Tuesday, March 28, 2017

How To Clean A Heat Exchanger

Here's a post on how we cleaned the heat exchanger on our Yanmar 50Hp diesel engine without using the ultra high pressure water jetting method.

Method 1 - Soak in Vinegar

We were advised by our dear friends that we could soak it in hot/warm vinegar. Unfortunately we did not have a big enough heat proof container to pour the hot/warm vinegar in. So in the end, we just soaked it in a plastic bottle and left it under the hot sun for a couple of days.

The heat exchanger after soaking it in vinegar
Still grimy in between the tubes
A couple of days later, the heat exchanger was definitely a lot cleaner than it was before, it works! but not quite to Alex's standards.


Method 2 - Soak in Barnacle Buster ®

Alex decided to get a bottle of Barnacle Buster ® from Budget Marine, a safe, non-toxic, biodegradable marine growth remover specifically formulated to clean seawater cooled equipment. Proudly manufactured in Florida, USA. It is said to dissolve barnacles, zebra mussels, calcium, rust, lime and all other mineral deposits. It also boasts that most applications can be completed within 4 hours!

And so.. we took it to the test and soaked half the heat exchanger in the Barnacle Buster (follow instructions for ratio) for about an hour and a half (be careful not to soak it for too long), rinsed it off with water and gently brushed it with a metal brush. We are pleased to say that it worked very well and repeated the process for the 2nd half of the heat exchanger. See photos below.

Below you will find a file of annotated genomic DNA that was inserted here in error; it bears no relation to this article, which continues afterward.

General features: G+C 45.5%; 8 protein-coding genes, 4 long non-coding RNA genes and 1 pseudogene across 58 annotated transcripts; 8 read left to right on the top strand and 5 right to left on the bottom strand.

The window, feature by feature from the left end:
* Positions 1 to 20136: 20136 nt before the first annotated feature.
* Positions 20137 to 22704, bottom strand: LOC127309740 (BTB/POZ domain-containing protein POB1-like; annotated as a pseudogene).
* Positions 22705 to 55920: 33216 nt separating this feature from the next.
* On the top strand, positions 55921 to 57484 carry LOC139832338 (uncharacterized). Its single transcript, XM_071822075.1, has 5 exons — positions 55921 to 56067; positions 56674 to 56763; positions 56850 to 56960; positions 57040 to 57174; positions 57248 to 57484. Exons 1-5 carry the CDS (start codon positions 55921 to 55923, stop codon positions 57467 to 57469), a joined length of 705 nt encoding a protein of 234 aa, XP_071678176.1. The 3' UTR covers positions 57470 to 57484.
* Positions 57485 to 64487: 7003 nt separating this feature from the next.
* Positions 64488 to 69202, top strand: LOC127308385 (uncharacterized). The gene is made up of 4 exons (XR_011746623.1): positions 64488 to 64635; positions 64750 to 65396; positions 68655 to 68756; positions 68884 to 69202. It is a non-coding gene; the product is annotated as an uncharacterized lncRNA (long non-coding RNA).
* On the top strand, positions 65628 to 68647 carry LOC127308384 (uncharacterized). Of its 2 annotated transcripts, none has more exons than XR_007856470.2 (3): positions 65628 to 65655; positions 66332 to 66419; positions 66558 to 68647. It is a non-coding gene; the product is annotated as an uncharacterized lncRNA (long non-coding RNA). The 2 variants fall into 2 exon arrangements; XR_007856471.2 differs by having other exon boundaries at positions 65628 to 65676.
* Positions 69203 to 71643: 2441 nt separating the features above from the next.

Before
Rinsing off the chemical with water and brushing it gently with a metal brush
A huge difference between before & after
Here's an After photo.
We still had to run a LOT of water through it to wash out all the deposits inside.
End result - (almost) shiny like new!
Re-assembling the heat exchanger into the Cooling Fresh Water Cooler
The Barnacle Buster $227.08 TTD excl. 12.5% VAT (~ $32.50 USD)
The 2nd method is a lot dearer than the 1st, but it worked quite well and saved us a lot of time.

To be honest I was a little apprehensive at first, I thought this was going to be yet another fancy labelled high priced bottle of waste. Glad I was wrong and apparently we can also use it to clean: -
  • A/C & refrigeration cooling systems
  • Engines seawater cooling systems
  • Bow Thrusters
  • Water Makers
  • Sea Strainers
  • Propellers
  • Seacocks
  • Pumps
  • Piping
  • Hulls
Great! Look forward to making the most of this. Anything that helps reduce the need for elbow grease always gets my vote! :)

Do you know of any other method to clean a heat exchanger? We'd love to hear about it.


2 comments:

  1. Hi there, I enkoy reading through your post. I wanted to write a little comment to support you.

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